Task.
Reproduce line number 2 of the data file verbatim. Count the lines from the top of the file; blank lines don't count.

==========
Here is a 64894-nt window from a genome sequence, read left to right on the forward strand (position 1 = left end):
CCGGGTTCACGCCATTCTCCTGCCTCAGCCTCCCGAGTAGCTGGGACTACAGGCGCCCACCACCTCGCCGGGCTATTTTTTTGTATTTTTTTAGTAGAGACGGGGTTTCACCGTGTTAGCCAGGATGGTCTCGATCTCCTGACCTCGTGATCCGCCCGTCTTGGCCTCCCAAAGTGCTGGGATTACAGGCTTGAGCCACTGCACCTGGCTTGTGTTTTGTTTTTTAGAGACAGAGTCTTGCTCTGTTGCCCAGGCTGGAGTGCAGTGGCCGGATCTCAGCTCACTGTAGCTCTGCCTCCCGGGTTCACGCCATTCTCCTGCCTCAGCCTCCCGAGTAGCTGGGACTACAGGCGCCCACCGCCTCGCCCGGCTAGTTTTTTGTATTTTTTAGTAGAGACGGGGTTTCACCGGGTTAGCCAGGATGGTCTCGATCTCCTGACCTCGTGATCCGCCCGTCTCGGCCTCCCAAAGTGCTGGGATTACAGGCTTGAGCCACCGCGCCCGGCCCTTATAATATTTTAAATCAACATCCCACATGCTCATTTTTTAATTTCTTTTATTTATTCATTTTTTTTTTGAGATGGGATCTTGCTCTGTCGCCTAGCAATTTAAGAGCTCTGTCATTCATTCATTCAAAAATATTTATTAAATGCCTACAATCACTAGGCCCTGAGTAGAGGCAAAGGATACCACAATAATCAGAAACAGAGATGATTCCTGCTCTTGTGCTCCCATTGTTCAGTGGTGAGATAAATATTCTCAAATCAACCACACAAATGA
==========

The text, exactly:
CCGGGTTCACGCCATTCTCCTGCCTCAGCCTCCCGAGTAGCTGGGACTACAGGCGCCCACCACCTCGCCGGGCTATTTTTTTGTATTTTTTTAGTAGAGACGGGGTTTCACCGTGTTAGCCAGGATGGTCTCGATCTCCTGACCTCGTGATCCGCCCGTCTTGGCCTCCCAAAGTGCTGGGATTACAGGCTTGAGCCACTGCACCTGGCTTGTGTTTTGTTTTTTAGAGACAGAGTCTTGCTCTGTTGCCCAGGCTGGAGTGCAGTGGCCGGATCTCAGCTCACTGTAGCTCTGCCTCCCGGGTTCACGCCATTCTCCTGCCTCAGCCTCCCGAGTAGCTGGGACTACAGGCGCCCACCGCCTCGCCCGGCTAGTTTTTTGTATTTTTTAGTAGAGACGGGGTTTCACCGGGTTAGCCAGGATGGTCTCGATCTCCTGACCTCGTGATCCGCCCGTCTCGGCCTCCCAAAGTGCTGGGATTACAGGCTTGAGCCACCGCGCCCGGCCCTTATAATATTTTAAATCAACATCCCACATGCTCATTTTTTAATTTCTTTTATTTATTCATTTTTTTTTTGAGATGGGATCTTGCTCTGTCGCCTAGCAATTTAAGAGCTCTGTCATTCATTCATTCAAAAATATTTATTAAATGCCTACAATCACTAGGCCCTGAGTAGAGGCAAAGGATACCACAATAATCAGAAACAGAGATGATTCCTGCTCTTGTGCTCCCATTGTTCAGTGGTGAGATAAATATTCTCAAATCAACCACACAAATGA